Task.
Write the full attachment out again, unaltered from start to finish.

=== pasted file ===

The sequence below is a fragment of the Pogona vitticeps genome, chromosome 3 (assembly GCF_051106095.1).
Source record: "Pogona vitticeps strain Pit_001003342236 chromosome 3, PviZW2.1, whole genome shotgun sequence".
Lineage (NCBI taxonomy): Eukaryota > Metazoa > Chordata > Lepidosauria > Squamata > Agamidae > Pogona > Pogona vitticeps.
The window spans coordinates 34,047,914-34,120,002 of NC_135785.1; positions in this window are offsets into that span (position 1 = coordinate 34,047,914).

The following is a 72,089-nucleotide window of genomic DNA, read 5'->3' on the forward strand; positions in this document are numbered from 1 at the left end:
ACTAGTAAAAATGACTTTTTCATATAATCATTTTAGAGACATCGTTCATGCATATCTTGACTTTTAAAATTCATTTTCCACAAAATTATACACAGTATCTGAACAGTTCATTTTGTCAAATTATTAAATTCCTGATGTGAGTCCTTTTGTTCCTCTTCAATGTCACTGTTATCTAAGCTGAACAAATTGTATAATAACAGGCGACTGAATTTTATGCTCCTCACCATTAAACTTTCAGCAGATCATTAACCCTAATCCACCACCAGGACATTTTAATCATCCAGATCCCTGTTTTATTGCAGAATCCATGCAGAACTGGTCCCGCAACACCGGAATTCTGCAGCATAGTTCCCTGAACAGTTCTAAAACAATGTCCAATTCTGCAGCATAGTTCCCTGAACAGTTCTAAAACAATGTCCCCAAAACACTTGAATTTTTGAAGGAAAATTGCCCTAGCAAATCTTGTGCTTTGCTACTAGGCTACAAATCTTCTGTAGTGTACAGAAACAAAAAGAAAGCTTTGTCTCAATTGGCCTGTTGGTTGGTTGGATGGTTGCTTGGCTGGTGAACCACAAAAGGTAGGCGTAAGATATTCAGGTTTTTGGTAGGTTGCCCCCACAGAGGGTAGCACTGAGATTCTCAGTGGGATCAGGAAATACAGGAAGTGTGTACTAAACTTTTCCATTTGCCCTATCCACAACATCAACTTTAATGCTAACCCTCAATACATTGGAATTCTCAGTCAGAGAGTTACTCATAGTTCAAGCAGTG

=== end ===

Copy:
The sequence below is a fragment of the Pogona vitticeps genome, chromosome 3 (assembly GCF_051106095.1).
Source record: "Pogona vitticeps strain Pit_001003342236 chromosome 3, PviZW2.1, whole genome shotgun sequence".
Lineage (NCBI taxonomy): Eukaryota > Metazoa > Chordata > Lepidosauria > Squamata > Agamidae > Pogona > Pogona vitticeps.
The window spans coordinates 34,047,914-34,120,002 of NC_135785.1; positions in this window are offsets into that span (position 1 = coordinate 34,047,914).

The following is a 72,089-nucleotide window of genomic DNA, read 5'->3' on the forward strand; positions in this document are numbered from 1 at the left end:
ACTAGTAAAAATGACTTTTTCATATAATCATTTTAGAGACATCGTTCATGCATATCTTGACTTTTAAAATTCATTTTCCACAAAATTATACACAGTATCTGAACAGTTCATTTTGTCAAATTATTAAATTCCTGATGTGAGTCCTTTTGTTCCTCTTCAATGTCACTGTTATCTAAGCTGAACAAATTGTATAATAACAGGCGACTGAATTTTATGCTCCTCACCATTAAACTTTCAGCAGATCATTAACCCTAATCCACCACCAGGACATTTTAATCATCCAGATCCCTGTTTTATTGCAGAATCCATGCAGAACTGGTCCCGCAACACCGGAATTCTGCAGCATAGTTCCCTGAACAGTTCTAAAACAATGTCCAATTCTGCAGCATAGTTCCCTGAACAGTTCTAAAACAATGTCCCCAAAACACTTGAATTTTTGAAGGAAAATTGCCCTAGCAAATCTTGTGCTTTGCTACTAGGCTACAAATCTTCTGTAGTGTACAGAAACAAAAAGAAAGCTTTGTCTCAATTGGCCTGTTGGTTGGTTGGATGGTTGCTTGGCTGGTGAACCACAAAAGGTAGGCGTAAGATATTCAGGTTTTTGGTAGGTTGCCCCCACAGAGGGTAGCACTGAGATTCTCAGTGGGATCAGGAAATACAGGAAGTGTGTACTAAACTTTTCCATTTGCCCTATCCACAACATCAACTTTAATGCTAACCCTCAATACATTGGAATTCTCAGTCAGAGAGTTACTCATAGTTCAAGCAGTG